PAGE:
Archive for December 2016

“Treasure Island” presented by Book-It

Loud, loud and lively, very loud and lively. Book-It’s “Treasure Island” includes an energetic, quite good cast who play out their roles in blaring voice on a fine set, but if you are not a fan of Robert Louis Stevenson’s classic children’s book, “Treasure Island,” this may not be the production for you.

It’s the quintessential adventure novel for young boys, popular since the late 19th Century. The story centers on Jim Hawkins, an innkeeper’s son on the coast of England. Sailors both good and evil frequent the inn, and much to his delight, Jim winds up on a sailing ship bound for a mysterious island in the South Seas where a found map suggests there’s buried treasure. What a voyage: pirates, Long John Silver, mutiny, cannons, the treasure island itself, its hidden map, pitched battles on shipboard as well as land, wounds, deaths, skullduggery, and even a happy ending for some (including Jim).

Bryan Burch created, the adaptation, and Director Corey McDaniel has assembled a good cast and a wonderful production crew. Overwhelming the stage is the deck of a sailing ship whose huge mast rises to the rafters. We, the audience can never lose sight of that ship, yet Director Corey McDaniel has cleverly set his action on and around the massive vessel, be it in the wharf-side inn run by the mother of our hero, Jim Hawkins, or on the treasure island itself. Christopher Mumaw gets credit for this stage set which is even more effective with Evan Anderson’s clever lighting.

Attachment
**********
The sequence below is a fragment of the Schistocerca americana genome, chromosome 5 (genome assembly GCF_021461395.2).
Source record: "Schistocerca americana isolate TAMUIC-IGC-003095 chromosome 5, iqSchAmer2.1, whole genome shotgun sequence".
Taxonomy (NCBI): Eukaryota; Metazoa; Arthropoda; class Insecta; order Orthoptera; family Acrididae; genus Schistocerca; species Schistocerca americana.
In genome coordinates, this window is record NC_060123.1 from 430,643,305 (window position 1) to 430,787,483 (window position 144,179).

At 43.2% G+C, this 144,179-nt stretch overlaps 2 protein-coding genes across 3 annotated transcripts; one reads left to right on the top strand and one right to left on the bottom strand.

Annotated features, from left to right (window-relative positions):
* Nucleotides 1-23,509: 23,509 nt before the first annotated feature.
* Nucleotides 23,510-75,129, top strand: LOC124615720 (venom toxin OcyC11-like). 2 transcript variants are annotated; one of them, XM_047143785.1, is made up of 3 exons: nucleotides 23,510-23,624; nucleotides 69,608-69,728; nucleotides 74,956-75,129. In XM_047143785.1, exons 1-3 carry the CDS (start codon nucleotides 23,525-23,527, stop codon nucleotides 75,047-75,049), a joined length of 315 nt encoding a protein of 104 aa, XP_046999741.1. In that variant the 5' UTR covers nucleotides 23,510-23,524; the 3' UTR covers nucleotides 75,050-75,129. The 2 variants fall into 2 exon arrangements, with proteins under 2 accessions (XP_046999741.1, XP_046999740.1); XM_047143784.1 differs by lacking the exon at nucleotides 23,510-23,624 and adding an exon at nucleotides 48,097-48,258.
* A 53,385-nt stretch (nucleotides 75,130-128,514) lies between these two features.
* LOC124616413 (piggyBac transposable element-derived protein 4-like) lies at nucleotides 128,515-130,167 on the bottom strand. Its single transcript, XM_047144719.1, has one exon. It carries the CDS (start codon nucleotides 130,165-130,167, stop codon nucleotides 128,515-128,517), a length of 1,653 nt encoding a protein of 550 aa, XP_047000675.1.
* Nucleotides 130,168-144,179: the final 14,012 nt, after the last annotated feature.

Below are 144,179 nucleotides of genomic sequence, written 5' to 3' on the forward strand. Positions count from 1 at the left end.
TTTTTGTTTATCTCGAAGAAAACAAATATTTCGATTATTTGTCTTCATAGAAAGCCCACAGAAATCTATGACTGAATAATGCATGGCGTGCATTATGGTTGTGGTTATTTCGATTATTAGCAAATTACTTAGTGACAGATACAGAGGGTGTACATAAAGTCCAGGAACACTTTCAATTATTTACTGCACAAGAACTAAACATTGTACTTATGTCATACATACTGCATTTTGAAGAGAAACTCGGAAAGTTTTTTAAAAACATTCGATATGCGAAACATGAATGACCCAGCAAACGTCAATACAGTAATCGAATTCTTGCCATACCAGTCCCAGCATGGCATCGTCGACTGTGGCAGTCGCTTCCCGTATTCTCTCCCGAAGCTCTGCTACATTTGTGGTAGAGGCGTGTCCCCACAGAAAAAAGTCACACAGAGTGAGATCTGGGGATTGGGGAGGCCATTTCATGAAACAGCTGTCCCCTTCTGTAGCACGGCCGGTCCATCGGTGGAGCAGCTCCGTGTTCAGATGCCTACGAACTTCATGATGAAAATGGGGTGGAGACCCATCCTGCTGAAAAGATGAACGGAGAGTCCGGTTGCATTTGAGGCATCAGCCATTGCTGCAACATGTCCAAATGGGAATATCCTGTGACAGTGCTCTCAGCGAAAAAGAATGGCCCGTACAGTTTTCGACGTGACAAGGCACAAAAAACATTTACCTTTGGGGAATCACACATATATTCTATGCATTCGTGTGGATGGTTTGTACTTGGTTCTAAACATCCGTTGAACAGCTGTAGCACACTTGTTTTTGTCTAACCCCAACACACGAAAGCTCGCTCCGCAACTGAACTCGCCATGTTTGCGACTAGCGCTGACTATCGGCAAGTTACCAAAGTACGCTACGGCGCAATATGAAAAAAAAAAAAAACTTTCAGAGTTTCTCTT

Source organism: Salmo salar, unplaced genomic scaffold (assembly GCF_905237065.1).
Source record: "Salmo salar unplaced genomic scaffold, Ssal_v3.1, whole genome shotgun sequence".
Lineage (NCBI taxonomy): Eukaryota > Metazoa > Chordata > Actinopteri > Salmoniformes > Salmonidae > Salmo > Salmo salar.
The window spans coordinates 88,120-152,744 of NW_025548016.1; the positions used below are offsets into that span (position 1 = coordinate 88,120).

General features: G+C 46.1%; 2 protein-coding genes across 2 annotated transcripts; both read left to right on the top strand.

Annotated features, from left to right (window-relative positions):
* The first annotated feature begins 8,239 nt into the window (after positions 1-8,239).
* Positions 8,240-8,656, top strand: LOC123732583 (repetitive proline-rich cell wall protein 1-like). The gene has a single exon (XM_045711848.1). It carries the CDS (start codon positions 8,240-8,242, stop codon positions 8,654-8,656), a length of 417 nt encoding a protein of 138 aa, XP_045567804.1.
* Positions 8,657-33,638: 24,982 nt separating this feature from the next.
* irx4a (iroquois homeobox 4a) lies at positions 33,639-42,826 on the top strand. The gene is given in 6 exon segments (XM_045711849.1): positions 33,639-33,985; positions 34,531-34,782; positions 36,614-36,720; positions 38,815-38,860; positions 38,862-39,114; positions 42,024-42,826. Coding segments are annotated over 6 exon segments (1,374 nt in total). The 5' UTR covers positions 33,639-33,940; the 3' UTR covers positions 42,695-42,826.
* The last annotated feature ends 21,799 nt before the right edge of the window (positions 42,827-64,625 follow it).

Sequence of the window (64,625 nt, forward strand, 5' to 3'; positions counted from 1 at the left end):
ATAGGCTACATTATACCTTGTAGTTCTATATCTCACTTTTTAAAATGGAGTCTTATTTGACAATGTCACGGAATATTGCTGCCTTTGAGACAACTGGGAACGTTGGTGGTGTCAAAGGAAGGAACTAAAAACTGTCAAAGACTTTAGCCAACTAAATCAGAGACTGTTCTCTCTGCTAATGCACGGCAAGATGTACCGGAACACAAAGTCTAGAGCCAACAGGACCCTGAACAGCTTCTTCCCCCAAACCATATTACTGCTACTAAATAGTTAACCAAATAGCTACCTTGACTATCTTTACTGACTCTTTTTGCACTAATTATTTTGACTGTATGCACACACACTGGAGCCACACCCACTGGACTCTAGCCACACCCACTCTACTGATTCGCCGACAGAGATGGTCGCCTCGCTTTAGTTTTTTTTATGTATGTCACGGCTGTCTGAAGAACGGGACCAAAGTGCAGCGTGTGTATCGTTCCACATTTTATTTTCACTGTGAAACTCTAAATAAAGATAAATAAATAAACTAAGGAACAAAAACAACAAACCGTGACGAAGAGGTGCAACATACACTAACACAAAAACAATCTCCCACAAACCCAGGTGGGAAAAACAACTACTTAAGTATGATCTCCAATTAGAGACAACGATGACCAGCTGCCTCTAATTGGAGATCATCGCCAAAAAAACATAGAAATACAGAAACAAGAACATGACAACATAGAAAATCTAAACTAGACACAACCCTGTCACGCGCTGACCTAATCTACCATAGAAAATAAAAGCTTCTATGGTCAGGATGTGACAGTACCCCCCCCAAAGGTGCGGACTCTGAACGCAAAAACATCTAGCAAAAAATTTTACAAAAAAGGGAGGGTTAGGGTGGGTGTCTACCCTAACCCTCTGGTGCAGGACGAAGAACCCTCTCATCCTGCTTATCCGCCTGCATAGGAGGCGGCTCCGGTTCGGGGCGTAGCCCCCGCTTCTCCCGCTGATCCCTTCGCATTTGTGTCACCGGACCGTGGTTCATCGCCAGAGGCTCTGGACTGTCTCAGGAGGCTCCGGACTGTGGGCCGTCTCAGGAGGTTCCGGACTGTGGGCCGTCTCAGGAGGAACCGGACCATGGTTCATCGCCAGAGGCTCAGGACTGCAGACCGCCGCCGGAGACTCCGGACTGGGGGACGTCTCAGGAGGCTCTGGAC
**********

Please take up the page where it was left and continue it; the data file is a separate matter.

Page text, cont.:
Alex Silva plays Young Jim Hawkins with panache. He evinces all the awe, fright, and bravado that make Jim such a favorite of readers young and old. And, of course, what would “Treasure Island” be without a captivating but fearsome Long John Silver? Geoffrey Simmons gives him all the bravado the part demands.

So, if swashbuckling stories delight you, this will be most satisfying. But be warned: it’s very loud.

Through December 24 by Book-It at the Center Theatre in the Armory. Seattle Center, Seattle, (206-216-0833 or www.book-it.org).